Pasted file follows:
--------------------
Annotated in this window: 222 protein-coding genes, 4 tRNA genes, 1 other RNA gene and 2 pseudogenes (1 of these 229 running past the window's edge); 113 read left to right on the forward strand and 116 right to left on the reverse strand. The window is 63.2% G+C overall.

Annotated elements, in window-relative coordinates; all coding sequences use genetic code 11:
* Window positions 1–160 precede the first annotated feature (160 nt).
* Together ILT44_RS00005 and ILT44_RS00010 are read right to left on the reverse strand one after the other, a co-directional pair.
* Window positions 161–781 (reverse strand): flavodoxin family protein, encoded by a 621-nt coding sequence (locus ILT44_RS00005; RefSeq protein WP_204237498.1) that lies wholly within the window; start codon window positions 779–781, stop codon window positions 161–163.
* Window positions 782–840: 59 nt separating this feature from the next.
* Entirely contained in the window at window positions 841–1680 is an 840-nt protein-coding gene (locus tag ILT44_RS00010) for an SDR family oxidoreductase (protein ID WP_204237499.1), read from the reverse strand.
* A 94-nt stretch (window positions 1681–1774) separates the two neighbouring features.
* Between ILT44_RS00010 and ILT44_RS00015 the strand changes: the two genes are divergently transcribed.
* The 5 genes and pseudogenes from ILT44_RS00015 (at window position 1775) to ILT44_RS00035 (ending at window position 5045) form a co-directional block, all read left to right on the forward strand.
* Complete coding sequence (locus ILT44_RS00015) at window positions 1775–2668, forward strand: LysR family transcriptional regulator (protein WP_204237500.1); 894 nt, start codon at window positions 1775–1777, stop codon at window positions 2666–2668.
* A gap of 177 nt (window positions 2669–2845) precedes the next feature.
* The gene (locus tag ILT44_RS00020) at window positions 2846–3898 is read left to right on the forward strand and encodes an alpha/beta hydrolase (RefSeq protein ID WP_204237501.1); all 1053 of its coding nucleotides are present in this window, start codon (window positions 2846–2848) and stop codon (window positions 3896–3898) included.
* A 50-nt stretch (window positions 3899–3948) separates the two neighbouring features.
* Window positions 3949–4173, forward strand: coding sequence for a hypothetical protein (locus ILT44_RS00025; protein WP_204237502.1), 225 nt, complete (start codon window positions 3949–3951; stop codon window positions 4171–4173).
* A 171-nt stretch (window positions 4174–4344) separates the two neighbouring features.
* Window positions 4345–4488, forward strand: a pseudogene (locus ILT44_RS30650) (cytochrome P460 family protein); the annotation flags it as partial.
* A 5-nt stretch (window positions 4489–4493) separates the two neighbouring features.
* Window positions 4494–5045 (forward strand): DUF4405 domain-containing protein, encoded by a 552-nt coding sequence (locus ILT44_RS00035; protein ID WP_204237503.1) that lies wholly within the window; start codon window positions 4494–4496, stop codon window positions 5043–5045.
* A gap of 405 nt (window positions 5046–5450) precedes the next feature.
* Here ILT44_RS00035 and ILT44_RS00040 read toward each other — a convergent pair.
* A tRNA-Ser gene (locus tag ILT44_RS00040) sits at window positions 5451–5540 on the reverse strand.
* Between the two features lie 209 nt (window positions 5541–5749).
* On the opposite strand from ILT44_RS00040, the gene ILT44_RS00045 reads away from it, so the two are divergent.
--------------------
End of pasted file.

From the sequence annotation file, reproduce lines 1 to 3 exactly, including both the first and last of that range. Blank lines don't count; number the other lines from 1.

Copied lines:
Annotated in this window: 222 protein-coding genes, 4 tRNA genes, 1 other RNA gene and 2 pseudogenes (1 of these 229 running past the window's edge); 113 read left to right on the forward strand and 116 right to left on the reverse strand. The window is 63.2% G+C overall.

Annotated elements, in window-relative coordinates; all coding sequences use genetic code 11:
* Window positions 1–160 precede the first annotated feature (160 nt).